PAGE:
A student gives me feedback in 2011

Boston waterfront

I’m someone who once described himself in an interview for a teaching position as “a feedback machine”. Yeah, feedback is pretty important to me. You might say it’s the central concern (in a shoshin kind of way).

It’s what propels me: during my first several years teaching I racked up 10,000 posts on a teacher’s forum, often describing classroom situations and asking for advice. As a member of an advisory board, I advocated for a system of semiformal peer-observations to replace a PD structure based on off-site seminars. Later, I went and found a job on a training course where giving feedback is my primary function. Of course I also pore over course feedback, and sometimes even bother former trainees for something extra by email later on.

Oh, and I also tend to beg for comments towards the end of each post on this blog!

Well, I was just going through old emails and came across a message from a student in 2011. I don’t remember it, but apparently I’d requested feedback and this student responded. I’m thrilled that I’d forgotten – presto! loss of memory = instant organic “estrangement device” (a Leo van Lier term I think?).

I don’t even quite remember which language center I was teaching at at the time (I had classes at a few, overlapping). All I know is it was in Boston, my beloved hometown and home to alotta language centers!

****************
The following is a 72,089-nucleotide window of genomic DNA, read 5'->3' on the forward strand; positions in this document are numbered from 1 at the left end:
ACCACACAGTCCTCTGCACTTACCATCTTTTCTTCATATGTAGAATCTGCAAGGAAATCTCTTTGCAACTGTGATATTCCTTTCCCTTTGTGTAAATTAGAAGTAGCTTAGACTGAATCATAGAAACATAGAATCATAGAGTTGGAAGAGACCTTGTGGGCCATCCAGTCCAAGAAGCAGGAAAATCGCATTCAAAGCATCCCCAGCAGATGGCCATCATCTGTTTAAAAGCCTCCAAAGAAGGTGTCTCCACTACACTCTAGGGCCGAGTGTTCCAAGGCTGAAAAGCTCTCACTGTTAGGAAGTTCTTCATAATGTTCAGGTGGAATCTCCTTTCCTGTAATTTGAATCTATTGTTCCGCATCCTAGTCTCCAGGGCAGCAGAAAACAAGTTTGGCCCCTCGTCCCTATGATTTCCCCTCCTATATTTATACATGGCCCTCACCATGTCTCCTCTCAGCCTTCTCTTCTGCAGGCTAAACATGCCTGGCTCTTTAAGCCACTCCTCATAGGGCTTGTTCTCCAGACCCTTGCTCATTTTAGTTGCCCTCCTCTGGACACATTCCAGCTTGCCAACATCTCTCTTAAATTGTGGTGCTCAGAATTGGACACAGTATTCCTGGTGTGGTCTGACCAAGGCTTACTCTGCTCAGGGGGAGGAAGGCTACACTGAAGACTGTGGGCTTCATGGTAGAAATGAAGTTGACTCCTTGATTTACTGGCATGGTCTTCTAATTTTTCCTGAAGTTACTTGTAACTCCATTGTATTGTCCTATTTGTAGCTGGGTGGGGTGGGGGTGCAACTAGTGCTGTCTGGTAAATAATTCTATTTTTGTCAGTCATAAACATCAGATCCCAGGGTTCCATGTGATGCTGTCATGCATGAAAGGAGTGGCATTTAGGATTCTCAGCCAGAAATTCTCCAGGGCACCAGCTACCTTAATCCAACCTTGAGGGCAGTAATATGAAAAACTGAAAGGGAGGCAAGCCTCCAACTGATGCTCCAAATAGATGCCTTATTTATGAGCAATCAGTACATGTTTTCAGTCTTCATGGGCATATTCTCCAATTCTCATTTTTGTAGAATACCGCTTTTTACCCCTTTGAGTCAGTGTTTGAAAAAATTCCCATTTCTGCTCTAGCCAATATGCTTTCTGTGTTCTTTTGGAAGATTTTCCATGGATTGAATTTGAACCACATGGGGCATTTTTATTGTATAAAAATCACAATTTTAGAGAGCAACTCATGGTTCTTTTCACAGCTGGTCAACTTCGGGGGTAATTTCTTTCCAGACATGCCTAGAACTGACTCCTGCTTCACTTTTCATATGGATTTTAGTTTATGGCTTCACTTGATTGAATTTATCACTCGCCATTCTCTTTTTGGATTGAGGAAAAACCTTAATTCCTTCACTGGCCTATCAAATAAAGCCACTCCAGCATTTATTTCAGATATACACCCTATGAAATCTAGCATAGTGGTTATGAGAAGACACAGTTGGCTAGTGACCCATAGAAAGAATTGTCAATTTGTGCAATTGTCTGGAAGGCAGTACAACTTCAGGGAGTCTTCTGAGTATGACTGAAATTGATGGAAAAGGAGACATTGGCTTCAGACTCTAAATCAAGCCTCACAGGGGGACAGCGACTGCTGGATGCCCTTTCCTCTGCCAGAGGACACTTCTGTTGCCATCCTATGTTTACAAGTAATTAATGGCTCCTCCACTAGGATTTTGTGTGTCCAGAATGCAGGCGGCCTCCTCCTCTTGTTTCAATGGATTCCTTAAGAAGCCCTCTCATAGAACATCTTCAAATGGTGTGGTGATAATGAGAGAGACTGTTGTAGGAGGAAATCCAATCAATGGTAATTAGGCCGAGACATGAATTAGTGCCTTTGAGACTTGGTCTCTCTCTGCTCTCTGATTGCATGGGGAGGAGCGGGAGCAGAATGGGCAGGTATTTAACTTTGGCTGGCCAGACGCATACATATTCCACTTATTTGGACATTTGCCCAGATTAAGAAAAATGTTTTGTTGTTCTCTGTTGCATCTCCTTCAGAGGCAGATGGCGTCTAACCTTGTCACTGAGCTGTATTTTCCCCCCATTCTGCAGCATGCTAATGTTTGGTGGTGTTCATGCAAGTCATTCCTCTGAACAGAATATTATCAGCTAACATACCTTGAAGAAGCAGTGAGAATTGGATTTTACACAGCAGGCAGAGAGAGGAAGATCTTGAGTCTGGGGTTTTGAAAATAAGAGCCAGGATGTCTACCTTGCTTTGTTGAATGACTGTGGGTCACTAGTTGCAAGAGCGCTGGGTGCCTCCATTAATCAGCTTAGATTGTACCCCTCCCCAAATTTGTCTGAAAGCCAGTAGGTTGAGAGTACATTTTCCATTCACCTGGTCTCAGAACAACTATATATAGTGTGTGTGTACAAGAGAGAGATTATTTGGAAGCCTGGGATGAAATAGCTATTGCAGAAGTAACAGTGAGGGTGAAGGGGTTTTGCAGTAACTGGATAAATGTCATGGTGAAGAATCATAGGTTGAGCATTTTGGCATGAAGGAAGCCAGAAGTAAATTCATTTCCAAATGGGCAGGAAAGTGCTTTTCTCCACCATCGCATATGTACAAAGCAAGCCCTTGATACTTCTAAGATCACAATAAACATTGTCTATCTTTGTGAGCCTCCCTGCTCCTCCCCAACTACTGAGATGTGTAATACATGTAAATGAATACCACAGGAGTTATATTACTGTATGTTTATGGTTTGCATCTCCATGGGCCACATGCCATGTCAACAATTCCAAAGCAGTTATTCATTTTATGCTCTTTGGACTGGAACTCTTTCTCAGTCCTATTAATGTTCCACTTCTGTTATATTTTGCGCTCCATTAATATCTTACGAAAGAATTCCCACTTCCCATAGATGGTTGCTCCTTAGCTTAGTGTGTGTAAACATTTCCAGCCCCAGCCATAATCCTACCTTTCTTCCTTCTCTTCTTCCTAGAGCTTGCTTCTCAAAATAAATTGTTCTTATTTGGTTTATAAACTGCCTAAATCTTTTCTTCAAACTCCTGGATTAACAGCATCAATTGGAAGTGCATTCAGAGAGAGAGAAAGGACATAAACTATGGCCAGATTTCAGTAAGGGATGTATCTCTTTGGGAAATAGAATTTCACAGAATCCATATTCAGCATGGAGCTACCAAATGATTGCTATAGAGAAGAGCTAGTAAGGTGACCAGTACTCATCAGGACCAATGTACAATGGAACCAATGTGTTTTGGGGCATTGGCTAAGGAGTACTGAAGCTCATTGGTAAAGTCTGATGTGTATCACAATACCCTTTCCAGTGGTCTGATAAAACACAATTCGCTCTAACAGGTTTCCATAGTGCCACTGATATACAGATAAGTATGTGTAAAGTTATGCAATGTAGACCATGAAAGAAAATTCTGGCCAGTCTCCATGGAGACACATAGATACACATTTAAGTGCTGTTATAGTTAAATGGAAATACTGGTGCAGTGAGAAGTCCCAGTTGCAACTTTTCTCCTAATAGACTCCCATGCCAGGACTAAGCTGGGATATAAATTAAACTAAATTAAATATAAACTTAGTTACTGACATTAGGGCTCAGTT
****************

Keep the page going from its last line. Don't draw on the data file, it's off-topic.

See the message from my student below, and a few thoughts from me after.

Hi Matthew,

These are my opinions about you, class and everything…


Your teaching system or style is very useful and suitable for me. You  intervene immediately who makes a mistake. This is very instructive… And also your examples are very clear. It’s always made sense. do not have a lot to say about you. Everything is perfect about you…?


Our classmates is very funny, but I’m thinking that some of our friend(s) are not eligible for Advance class. Maybe he/she belongs to upper-int class (I’m not specialist about teaching English ), but I’m sure that: not Advanced. In fact, sometimes we are getting slow down. It’s not good for me because the class is 4 weeks. We’re in second week, so I have just 2.5 weeks. I think we should we give to classes more speed than last week.

Some of our friend very funny… I like it… But sometimes he talking too much more than enough. So, my attention is broken down (sometimes). Please don’t misunderstand me. I don’t complain to somebody…but Please keep short this idle time…

 My Expectations :

Please more and more grammar… Please more homework (include writing and reading) a little stronger than this. *please to control our homeworks*…

Everything almost perfect. Thank you so much.




  • I’m pleasantly surprised to find this student describing my provision of immediate oral corrective feedback, and evaluating it as “useful and suitable” for them. 
  • I’m always a bit irked when student feedback goes in the “you’re perfect!” direction. I don’t need flattery, I need feedback! (I do like the “everything almost perfect” comment at the end) 🙂
  • The student is keenly aware of group dynamics in their classroom, as well as the importance of their own learning goals…and is quite nicely politic about how other learners may be harming their chances of achieving them. This is the bit that is most important to me: did I pay enough attention to this? did I pitch and manage the class content and challenge effectively? what did I do, if anything, to address this after receiving this feedback?